1972 r75/5

Discussion in 'Airheads' started by assquatch20, Sep 20, 2012.

  1. assquatch20

    assquatch20 Hoss Cat

    Joined:
    Jan 31, 2010
    Oddometer:
    1,136
    Location:
    Alpine, TN
    Answers/advice appreciated for the statements in bold text. The rest is details to help us both.

    So a few months back a buddy sat on my little Honda and liked it. His folks were giving him a /5 one of them had bought, but the little dude didn't like the weight and style of the thing, so I'm selling him mine and bringing his home, while making a little profit to dump back into the thing. 52,000 miles.

    [​IMG]

    So I guess I should get started with a proper thread on it so I know how to approach the thing and feel like it's roadworthy. I took a look at it the other day, and it now has a battery. Sidecover tabs are there, but no covers. Passenger pegs, as someone (east_high) pointed out to me before, have been moved but it looks like a clean job. From what I can tell, it has Wixom luggage and the Avonaire (thanks pfestus1) fairing. My fairing knowledge isn't enough to be sure if it's from the /2 or the multipiece kit for the /5. (It's the 2-piece specifically for /5's)

    I couldn't get it to start, but I don't know the intricacies of the process. It would chug a time or two, but no idle. Had gas, left fuel tap on (or at reserve) and seemed to do worse if I put the choke on. I still won't have it home for a few weeks and probably won't hit the roads much until next year, but I'd like a head start. The carbs are not the flat tops, but I'm not sure which they are (can ya tell I'm new to white people bikes?). As well, the tank is definitely gonna need a POR15 run, but I can't see any external rust or pinholes, etc. Carb and petcock rebuilds look easy enough. I did notice the right side petcock would rub and was unable to turn all the way up. I'm thinking there's an internal spacer in there? And where should I go for a complete jet set?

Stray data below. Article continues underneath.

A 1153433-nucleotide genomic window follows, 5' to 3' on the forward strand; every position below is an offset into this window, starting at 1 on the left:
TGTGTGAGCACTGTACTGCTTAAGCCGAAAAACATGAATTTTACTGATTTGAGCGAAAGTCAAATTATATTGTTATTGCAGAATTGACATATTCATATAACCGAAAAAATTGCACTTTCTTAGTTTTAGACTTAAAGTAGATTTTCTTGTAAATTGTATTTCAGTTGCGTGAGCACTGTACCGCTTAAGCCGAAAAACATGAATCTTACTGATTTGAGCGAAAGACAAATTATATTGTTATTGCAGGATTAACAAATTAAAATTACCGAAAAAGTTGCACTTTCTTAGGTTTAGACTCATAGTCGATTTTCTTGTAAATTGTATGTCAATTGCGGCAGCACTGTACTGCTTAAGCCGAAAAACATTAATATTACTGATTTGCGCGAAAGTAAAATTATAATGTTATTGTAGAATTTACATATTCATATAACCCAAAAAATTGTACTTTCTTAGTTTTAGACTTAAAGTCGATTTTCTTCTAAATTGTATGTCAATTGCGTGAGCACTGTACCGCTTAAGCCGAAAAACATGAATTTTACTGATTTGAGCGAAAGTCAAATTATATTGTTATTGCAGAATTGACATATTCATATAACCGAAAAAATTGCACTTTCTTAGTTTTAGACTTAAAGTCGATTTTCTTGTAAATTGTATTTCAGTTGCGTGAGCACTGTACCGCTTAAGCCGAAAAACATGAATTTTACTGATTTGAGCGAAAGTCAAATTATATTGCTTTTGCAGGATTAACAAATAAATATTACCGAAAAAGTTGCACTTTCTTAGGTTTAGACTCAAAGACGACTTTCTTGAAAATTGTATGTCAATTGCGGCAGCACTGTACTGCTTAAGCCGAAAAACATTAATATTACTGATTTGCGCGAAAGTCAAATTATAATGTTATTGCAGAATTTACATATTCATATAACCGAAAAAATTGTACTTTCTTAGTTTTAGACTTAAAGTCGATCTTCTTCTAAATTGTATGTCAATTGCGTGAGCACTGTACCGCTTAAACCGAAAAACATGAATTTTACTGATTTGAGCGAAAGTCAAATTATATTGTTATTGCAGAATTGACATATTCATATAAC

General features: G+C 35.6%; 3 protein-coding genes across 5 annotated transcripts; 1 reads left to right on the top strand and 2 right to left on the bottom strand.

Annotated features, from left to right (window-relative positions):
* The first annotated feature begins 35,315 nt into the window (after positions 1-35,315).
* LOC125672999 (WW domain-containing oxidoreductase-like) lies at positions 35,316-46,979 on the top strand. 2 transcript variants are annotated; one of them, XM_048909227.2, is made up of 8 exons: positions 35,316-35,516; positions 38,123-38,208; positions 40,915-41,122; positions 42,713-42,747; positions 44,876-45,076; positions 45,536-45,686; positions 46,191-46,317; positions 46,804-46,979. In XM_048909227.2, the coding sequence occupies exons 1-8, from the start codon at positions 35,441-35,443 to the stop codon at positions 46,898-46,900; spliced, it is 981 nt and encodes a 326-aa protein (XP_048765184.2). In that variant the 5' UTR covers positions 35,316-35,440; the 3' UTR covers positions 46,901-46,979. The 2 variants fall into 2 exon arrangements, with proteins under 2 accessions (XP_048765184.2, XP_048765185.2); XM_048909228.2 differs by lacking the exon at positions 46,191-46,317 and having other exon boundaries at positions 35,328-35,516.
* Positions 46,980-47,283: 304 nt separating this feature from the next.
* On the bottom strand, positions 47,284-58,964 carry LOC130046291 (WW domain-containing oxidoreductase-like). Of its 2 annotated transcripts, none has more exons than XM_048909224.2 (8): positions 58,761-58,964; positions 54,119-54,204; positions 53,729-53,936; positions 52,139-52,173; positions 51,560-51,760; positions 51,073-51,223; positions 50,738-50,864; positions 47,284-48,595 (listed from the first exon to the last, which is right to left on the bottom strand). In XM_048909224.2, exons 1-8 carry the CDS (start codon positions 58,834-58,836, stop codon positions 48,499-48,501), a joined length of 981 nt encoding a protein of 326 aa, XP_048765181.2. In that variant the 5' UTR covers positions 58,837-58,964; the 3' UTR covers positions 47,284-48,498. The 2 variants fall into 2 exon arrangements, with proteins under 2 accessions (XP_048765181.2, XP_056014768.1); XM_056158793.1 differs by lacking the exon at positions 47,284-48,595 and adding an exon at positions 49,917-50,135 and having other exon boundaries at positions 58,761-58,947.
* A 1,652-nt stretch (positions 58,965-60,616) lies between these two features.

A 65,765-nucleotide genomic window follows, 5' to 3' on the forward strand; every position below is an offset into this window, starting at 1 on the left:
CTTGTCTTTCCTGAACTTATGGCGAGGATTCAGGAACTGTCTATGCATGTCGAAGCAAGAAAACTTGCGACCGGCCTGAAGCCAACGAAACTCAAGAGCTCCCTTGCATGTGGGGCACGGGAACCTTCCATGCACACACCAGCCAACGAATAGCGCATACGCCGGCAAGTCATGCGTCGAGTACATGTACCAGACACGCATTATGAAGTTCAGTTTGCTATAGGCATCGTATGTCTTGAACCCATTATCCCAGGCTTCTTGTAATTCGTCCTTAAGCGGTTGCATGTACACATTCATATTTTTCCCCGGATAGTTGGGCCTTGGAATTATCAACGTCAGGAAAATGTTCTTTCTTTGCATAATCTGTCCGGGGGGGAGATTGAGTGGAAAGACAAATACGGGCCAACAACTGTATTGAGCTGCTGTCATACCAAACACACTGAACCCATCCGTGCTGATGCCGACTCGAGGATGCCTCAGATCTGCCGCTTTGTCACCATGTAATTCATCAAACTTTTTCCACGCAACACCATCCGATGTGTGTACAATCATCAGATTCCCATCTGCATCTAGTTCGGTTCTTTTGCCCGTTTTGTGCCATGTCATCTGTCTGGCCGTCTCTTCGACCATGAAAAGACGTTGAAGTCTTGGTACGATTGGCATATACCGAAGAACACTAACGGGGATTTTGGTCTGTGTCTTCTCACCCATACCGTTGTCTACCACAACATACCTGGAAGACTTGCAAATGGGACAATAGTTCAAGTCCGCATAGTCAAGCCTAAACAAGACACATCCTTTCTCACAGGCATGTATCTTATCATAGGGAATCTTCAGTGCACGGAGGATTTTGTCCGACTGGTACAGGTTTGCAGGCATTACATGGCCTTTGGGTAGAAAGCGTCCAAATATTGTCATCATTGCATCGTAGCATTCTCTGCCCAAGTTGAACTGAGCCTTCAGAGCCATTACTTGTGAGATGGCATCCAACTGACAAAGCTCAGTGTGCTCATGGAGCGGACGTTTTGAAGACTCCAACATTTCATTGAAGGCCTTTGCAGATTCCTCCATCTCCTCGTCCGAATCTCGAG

In fact, it looks clean from maybe 5 feet off. Up close you notice how chrome isn't one of those things that stays pretty, so there's a lot of cleaning work to do. Not sure if it has the factory tool kit, but I'm hoping so. Where could a guy buy a /5 tool kit as an all-in-one bundle? Doesn't have to be OEM or NOS or other acronyms.

    The needles on the clocks look pretty rough, and the lights inside as well, but seem to be operable. I've seen where folks rebuild them, but too rich for my blood right now. What I'm worried about is undoing the lighting reroute for the fairing. The signals were taken off the stems and mounted outboard, same deal with the headlight of course, so I'm hoping it's not hard to undo. If the front lighting is a total mess, which harness(es) would I be needing to fix that?

    The Wixoms will probably get a resto at some point, but they're in pretty good shape. Latches and hinges look totally usable. My understanding is I can still find a key that fits those, correct?